HONG KONG - Striking students began marching on Hong Kong's financial district Wednesday, taking their protest for greater democratic rights to the city's commercial centre for the first time.
Student groups are currently spearheading a civil disobedience campaign by a coalition of democracy activists protesting against a recent decision by Beijing to vet who can stand for the city's top post at the next election.
University students began a week-long class boycott on Monday, rallying a crowd that organisers said was 13,000-strong on a campus in the north of the city and breathing new life into a movement that had been stunned by Beijing's hardline stance.
On Tuesday the students moved their protest to a public park outside the legislature of the semi-autonomous Chinese city, briefly mobbing Hong Kong leader Leung Chun-ying as he exited the building.
Around 300 students gathered for the start of the march, an AFP reporter said.
Messages relayed by student leaders to supporters and the press early Wednesday showed plans for a circular march beginning at 3pm (0700 GMT) and ending in Tamar Park via the city's Central district, where many major international companies are based.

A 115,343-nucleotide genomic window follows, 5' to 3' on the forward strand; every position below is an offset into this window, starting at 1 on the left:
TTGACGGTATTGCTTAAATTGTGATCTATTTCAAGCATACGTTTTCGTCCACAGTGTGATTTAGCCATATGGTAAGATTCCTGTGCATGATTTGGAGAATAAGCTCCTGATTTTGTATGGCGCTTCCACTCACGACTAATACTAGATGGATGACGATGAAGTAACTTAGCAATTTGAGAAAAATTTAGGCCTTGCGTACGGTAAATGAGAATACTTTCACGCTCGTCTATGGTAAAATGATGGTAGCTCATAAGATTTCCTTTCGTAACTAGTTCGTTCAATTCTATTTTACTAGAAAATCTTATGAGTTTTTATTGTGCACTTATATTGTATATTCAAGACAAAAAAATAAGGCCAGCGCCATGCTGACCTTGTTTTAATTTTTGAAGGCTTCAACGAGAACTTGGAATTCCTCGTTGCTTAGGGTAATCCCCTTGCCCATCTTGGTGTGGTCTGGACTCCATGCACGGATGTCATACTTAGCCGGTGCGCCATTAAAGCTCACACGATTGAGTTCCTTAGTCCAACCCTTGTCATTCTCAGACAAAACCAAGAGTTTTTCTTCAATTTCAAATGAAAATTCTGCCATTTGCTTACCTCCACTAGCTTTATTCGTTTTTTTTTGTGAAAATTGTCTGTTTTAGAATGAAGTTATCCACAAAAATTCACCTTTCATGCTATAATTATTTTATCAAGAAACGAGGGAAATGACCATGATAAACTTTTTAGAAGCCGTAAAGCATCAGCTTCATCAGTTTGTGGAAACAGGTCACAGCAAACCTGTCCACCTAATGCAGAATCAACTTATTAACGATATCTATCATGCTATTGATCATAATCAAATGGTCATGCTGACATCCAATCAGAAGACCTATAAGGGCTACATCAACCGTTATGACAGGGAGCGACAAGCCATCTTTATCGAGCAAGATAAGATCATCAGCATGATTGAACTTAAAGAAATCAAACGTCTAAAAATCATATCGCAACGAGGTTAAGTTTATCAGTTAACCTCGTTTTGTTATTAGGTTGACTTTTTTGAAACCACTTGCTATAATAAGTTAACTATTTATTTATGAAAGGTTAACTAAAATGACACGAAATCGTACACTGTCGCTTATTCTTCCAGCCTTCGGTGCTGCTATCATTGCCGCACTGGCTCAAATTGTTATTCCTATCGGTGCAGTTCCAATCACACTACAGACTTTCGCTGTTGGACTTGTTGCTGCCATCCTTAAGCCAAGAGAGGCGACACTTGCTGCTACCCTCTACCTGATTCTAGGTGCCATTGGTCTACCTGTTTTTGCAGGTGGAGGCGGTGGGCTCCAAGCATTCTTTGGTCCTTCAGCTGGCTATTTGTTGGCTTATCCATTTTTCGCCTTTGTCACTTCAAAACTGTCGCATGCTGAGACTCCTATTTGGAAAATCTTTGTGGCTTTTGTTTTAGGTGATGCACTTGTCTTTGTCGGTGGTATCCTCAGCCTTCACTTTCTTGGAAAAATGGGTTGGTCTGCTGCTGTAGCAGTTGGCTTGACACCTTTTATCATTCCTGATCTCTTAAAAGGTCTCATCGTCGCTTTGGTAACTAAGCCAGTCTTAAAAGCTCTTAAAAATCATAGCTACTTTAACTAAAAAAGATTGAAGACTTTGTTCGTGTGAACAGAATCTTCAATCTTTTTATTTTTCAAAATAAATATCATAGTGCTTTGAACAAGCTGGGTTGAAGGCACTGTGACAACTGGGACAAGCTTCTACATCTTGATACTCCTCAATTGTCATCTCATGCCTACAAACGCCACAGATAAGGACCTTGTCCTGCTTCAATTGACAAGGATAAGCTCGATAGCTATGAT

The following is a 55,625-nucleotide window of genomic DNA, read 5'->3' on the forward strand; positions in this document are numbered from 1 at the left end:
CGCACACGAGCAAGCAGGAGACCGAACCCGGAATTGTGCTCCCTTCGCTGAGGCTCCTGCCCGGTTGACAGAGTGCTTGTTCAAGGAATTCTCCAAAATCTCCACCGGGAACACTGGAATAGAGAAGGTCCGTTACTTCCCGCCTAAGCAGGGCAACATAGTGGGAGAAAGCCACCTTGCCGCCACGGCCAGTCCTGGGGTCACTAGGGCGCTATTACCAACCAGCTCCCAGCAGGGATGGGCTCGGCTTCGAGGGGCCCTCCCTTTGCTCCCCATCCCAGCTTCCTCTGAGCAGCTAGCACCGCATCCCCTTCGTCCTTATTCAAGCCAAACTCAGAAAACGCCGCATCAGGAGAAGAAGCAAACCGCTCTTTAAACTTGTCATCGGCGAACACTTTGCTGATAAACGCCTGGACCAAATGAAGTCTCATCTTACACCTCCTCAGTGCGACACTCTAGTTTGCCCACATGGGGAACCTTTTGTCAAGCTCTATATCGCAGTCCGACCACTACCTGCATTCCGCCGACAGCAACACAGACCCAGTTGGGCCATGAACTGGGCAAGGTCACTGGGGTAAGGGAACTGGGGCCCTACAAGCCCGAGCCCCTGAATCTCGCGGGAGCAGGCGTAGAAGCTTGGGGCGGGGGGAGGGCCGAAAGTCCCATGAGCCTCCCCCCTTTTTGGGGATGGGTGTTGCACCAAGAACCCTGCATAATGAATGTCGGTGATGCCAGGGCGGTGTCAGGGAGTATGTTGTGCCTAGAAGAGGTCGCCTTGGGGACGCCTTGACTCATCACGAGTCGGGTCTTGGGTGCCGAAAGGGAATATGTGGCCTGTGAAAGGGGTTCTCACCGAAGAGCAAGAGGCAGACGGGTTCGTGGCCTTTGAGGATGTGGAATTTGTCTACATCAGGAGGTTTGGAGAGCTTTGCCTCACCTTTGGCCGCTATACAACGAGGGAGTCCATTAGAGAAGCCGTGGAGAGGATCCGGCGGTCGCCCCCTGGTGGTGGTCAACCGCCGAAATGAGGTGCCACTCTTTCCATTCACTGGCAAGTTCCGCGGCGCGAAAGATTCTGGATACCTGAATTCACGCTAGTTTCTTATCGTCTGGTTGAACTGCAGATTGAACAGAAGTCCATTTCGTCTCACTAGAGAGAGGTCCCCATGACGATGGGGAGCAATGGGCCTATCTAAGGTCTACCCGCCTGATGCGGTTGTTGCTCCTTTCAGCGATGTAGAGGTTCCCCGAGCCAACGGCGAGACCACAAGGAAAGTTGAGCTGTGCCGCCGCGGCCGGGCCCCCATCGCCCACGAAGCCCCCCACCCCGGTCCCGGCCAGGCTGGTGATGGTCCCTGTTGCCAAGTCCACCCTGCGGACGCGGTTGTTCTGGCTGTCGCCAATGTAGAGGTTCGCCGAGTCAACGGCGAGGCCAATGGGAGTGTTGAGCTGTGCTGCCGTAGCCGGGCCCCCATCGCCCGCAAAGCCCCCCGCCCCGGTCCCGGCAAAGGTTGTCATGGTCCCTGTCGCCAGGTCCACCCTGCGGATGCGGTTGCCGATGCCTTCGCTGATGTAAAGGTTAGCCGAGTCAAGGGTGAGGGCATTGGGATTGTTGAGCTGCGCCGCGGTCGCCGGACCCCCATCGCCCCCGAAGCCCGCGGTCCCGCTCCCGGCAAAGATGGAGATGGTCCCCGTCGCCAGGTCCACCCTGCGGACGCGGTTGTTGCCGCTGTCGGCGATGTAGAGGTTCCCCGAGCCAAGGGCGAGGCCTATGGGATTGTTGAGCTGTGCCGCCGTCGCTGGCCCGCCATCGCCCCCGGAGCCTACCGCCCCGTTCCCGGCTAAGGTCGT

Occupy Central, the largest of the pro-democracy groups, has vowed to take over Central if its demand that Hong Kongers be allowed to nominate candidates for leader is not met.
Last month China said Hong Kongers would for the first time be allowed to vote for their leader at the 2017 election, but that only two or three candidates approved by a pro-Beijing committee would be allowed to stand.
The students are not expected to engage in direct action during Wednesday's march.
Federation of Students leader Alex Chow has given Leung until Thursday morning to meet their delegates. If Leung refuses, Chow said, students would then ratchet up their actions.
Occupy co-founder Benny Tai has hinted that the takeover of Central could begin on October 1, a national holiday when much of the district will be empty.
"While others are celebrating the big day of the country, we will set up a grand banquet in Central to fight for Hong Kong's democracy," he wrote in the Apple Daily tabloid earlier this week, a comment that local media widely tipped as a reference to October 1.
Tai has previously said his movement needs to tread a fine line between active civil disobedience and keeping the city's pro-business locals onside.
The students plan to keep their protest in the park opposite the city's legislature going until at least Friday with a series of public lectures and speeches.